Source: Gottesdiener, Ellen. Requirements by Collaboration: Workshops for Defining Needs, Addison-Wesley, 2002. 




Figure 1: Wall of Wonder Process

At the beginning of each WoW activity, a neutral facilitator poses focus questions to trigger responses from participants. The focus questions vary, depending on the purpose. On the book page for my first book, Requirements by Collaboration, I provide example focus questions (scroll to the list of resources provided for Chapter 9).

After people generate detailed items on their own, subgroups write agreed-upon items on detail cards or sticky notes. Here's where the wall comes into play. You display these cards on the wall for the whole group to focus on. When everyone reaches agreement on the posted items, participants group the cards under header cards (usually in a contrasting color from the detail cards). At the end of the process, the group’s work displayed on a single, large wall.

Three Wall Strategies

In the bottom-up approach shown in Figure 1, participants begin with detailed items, and then work their way "up" to higher-level categories, designated with header cards. Along the way, they sort and eliminate items, such as product features, business rules, quality attributes, stories, story doneness criteria or tests, data elements, and so on.

In a top-down approach, participants prepare the header cards before the workshop or in an earlier collaborative activity. Starting with these broad categories, participants then work their way "down" by supplying lower-level details. This approach is useful when the categories are well known and accepted by participants ahead of time. Examples of high-level categories or header cards might be release dates, features, use cases or events, business rule sets, data entities or states.

In a middle-out approach, participants generate items more randomly, without regard to categories. Team members then sort the items, specify more detailed items, and converge on the categories. An example might be asking participants to list user stories during an iteration planning workshop on an agile project. After team members sort, combine, add, and clarify the cards, something that originally was posted as a user story may turn out to be a new feature, a story that is too large to fit into the iteration (e.g. and “epic” or “saga”), a story that belongs in another iteration (it doesn’t fit the iteration’s theme or goal), a story that needs to be partitioned into several dependent stories, or a story that is entirely out of scope.

Group Size and Balanced Participation

At a WoW session, your goal is to foster healthy group participation, achieving a state in which, as Aristotle put it, "The whole is more than the sum of its parts; the part is more than a fraction of the whole." There is a delicate balance between group size and getting the right participants ready to work the wall.

When a group includes people with different knowledge, perspectives, and backgrounds -- as is often the case in requirements workshops - then communication is complex. That is one reason subgroups are useful.

You'll want to form subgroups if you have more than four participants. This is critical for preparing for the "plenary" part of the process (Steps 3-6 in Figure 1). In later steps, the whole group reconvenes to model on the wall, working with potentially many elements.

I like to have subgroups with no more than three people; this small number allows them to get the work done quickly, encourages everyone to contribute, and discourages one-on-one conversations that can eat up time. Of course, dyads (groups of two) may be even faster, especially at the beginning of a workshop, because they allow the two people to get comfortable with each other. If you have more than six or eight people in your workshop, however, dyads may not be feasible.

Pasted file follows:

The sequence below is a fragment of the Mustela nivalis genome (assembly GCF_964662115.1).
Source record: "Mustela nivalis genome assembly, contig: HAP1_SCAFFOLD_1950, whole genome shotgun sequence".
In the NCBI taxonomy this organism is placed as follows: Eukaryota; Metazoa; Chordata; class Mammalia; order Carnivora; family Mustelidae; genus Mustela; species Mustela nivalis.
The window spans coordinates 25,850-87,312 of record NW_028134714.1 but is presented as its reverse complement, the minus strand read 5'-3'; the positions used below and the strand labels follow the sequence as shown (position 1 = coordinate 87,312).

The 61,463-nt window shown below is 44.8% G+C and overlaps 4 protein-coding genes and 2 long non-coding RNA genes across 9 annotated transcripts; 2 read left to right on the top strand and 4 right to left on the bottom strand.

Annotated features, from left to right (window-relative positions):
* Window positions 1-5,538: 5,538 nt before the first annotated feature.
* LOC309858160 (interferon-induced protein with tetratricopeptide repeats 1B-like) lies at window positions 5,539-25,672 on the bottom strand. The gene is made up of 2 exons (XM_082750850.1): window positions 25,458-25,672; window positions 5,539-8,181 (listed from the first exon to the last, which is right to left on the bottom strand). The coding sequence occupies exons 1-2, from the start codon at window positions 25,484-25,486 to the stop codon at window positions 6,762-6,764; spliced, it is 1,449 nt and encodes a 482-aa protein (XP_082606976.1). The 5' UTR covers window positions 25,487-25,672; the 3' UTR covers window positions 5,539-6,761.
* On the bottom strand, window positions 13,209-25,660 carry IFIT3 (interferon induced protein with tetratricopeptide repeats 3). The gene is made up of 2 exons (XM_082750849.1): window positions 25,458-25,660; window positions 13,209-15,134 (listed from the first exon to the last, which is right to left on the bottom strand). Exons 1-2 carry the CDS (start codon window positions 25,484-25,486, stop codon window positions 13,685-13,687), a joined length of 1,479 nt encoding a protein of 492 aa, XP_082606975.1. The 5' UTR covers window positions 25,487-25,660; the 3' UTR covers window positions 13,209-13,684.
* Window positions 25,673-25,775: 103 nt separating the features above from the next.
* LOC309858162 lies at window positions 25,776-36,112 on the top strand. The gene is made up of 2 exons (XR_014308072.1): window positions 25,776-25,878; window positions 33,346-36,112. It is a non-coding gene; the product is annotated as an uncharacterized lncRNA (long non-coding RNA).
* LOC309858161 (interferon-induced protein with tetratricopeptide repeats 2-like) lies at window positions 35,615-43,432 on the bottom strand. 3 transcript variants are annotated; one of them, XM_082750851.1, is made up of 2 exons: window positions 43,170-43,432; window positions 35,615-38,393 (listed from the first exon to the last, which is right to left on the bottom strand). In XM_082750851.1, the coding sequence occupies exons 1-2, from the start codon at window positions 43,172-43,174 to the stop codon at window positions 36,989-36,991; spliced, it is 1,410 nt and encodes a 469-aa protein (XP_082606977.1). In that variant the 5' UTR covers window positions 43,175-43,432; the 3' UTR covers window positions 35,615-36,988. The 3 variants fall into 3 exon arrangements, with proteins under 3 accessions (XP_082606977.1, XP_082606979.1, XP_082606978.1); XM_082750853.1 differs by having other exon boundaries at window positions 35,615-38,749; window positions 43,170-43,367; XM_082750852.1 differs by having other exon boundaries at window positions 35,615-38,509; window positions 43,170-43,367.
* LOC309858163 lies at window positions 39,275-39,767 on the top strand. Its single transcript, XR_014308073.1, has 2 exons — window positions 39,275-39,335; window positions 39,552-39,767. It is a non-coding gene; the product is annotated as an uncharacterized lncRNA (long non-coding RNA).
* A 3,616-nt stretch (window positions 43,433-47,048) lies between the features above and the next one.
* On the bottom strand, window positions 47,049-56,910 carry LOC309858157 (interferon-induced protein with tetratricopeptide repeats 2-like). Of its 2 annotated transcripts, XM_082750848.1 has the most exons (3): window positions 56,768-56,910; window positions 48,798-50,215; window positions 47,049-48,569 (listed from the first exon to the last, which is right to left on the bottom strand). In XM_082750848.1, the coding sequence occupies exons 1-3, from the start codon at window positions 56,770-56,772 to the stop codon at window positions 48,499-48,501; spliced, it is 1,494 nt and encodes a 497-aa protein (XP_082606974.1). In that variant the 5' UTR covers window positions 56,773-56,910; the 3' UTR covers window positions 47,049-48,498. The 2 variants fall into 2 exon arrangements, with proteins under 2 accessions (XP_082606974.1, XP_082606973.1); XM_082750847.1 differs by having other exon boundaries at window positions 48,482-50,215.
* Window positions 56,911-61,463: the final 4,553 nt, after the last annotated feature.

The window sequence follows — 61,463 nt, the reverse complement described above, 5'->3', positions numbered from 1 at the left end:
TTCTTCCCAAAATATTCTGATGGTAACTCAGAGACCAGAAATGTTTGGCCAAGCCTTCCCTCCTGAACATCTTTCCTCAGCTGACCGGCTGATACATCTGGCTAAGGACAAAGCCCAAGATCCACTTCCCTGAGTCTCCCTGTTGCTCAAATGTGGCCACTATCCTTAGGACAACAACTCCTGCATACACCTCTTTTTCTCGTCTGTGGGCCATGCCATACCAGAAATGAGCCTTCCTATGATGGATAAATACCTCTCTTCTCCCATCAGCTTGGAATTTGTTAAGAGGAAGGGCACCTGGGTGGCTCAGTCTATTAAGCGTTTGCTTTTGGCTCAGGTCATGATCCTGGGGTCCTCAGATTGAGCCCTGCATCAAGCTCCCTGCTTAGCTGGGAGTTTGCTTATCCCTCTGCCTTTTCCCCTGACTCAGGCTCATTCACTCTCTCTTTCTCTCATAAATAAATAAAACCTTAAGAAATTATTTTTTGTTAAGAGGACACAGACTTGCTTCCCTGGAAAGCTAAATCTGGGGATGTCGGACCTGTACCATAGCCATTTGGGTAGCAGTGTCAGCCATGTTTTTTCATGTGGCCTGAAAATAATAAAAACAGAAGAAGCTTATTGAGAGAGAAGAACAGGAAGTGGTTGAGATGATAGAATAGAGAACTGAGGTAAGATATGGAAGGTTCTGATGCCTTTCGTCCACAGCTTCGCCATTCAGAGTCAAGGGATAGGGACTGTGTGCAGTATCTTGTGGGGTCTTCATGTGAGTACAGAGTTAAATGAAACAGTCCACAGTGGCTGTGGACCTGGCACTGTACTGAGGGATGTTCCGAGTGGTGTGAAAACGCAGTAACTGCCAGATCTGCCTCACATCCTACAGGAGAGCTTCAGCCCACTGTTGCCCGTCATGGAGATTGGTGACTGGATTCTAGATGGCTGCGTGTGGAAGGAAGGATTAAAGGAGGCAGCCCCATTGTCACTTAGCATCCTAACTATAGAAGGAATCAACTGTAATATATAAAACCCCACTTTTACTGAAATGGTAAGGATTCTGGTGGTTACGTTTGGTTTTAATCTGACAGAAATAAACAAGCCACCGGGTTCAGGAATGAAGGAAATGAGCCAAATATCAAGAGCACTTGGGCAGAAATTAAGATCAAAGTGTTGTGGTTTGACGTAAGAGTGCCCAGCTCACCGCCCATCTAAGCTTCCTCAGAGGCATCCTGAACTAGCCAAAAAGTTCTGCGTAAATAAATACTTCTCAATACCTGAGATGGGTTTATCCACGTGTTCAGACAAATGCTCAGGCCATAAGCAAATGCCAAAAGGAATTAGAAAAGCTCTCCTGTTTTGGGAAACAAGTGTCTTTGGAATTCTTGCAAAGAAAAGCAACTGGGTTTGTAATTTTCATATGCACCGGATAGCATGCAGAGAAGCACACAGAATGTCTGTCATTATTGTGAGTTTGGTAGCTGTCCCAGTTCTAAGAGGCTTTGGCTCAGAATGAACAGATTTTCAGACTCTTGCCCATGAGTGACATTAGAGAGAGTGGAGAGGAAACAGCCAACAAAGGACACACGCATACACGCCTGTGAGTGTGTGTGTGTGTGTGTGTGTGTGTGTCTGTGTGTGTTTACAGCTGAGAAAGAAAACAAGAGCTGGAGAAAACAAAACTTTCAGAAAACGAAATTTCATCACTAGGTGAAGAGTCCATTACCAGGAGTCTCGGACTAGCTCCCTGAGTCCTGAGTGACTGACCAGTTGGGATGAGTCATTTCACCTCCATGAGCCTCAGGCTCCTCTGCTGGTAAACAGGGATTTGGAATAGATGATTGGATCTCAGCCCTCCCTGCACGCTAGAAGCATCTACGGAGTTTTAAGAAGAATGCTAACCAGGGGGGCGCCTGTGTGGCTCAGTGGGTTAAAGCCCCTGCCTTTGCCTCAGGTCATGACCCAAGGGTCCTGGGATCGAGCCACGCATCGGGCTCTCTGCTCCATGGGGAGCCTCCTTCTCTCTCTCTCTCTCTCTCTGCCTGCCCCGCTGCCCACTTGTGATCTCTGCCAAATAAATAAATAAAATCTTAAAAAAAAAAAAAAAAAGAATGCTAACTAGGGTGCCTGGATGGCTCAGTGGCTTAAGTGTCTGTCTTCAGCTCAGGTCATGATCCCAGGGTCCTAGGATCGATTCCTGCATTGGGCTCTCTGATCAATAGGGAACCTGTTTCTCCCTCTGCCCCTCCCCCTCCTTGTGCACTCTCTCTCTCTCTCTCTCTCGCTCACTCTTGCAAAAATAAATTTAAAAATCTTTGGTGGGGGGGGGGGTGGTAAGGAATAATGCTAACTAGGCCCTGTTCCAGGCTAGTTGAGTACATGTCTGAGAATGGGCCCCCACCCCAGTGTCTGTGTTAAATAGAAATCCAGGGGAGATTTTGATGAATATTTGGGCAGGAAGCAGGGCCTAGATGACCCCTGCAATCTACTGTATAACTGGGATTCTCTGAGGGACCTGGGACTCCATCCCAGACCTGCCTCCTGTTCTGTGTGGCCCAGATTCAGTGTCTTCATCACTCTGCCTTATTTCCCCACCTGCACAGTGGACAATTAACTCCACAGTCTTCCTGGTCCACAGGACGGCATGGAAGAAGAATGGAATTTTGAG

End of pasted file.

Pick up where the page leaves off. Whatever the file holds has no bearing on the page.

WoW Warm-Ups

You can jump-start a requirements WoW session with a short imaging activity that helps participants concentrate on what will be important to put on the wall, and a brief mini-tutorial with an example, explaining the requirements' purpose. One essential warm-up is to use focus questions that direct participants' attention to specific items you want to get onto the wall. When the goal is to produce a requirements model, focus questions help direct the group's thinking toward an element of that model. They are also helpful to groups developing an iteration plan, defining a set of project risks, or specifying elements of a project vision.

To model the external entities on a context diagram (4), for example, you could ask, "Who or what provides information to or from the system?" or "Who or what must interact with the system?"

When you need to order elements in a model, your question can direct participants to a sequencing task -- for example, "In what order will a customer do these steps?"

Focus questions for requirements models can also build on some existing modeling element or project information. For example, if you have a list of user roles (actors) and want to create a list of use cases, you can ask, "What goals does the actor have when he interacts with the system?" Or, if you have defined use-case steps or user stories, and now want to define exceptions or test data, you can ask, "What can go wrong during this step?" or “how might this story not achieve it’s conditions of satisfaction”? These same questions are also useful to elicit business rules, because exceptions and erroneous test data are business rule violations.

Tools and Equipment for WoW Sessions

I prefer to use low-tech space for a WoW session because it's easy to change, it's dynamic, and frankly it's fun! Keeping your room visually rich and full of tools and materials invites creativity and change.

I equip the space with low-tech materials such as whiteboards, posters, butcher paper, sticky notes or cards, as well as tools such as colored markers. For the surface, I like to use a "sticky wall," which I create by covering two or three walls with poster roll paper that I've sprayed with repositional or remountable spray (available from 3M and other companies -- best to spray these rolls out of doors or where there's plenty of ventilation, then bring them inside to the WoW room). This makes a tacky surface to hold the cards (5X8 colored index cards work well) and lets you reposition them as you like.

Alternatively, I use 6x8 sticky notes (repositionable sticky sheets sold by Vis-It, Neuland, or 3M) on a flat wall. An easy way to document the wall's content is to take a digital photo. Note that a digital camera is an essential tool for quickly recording the groups work.

Visit my facilitation resources page to find links to some tools for working on walls.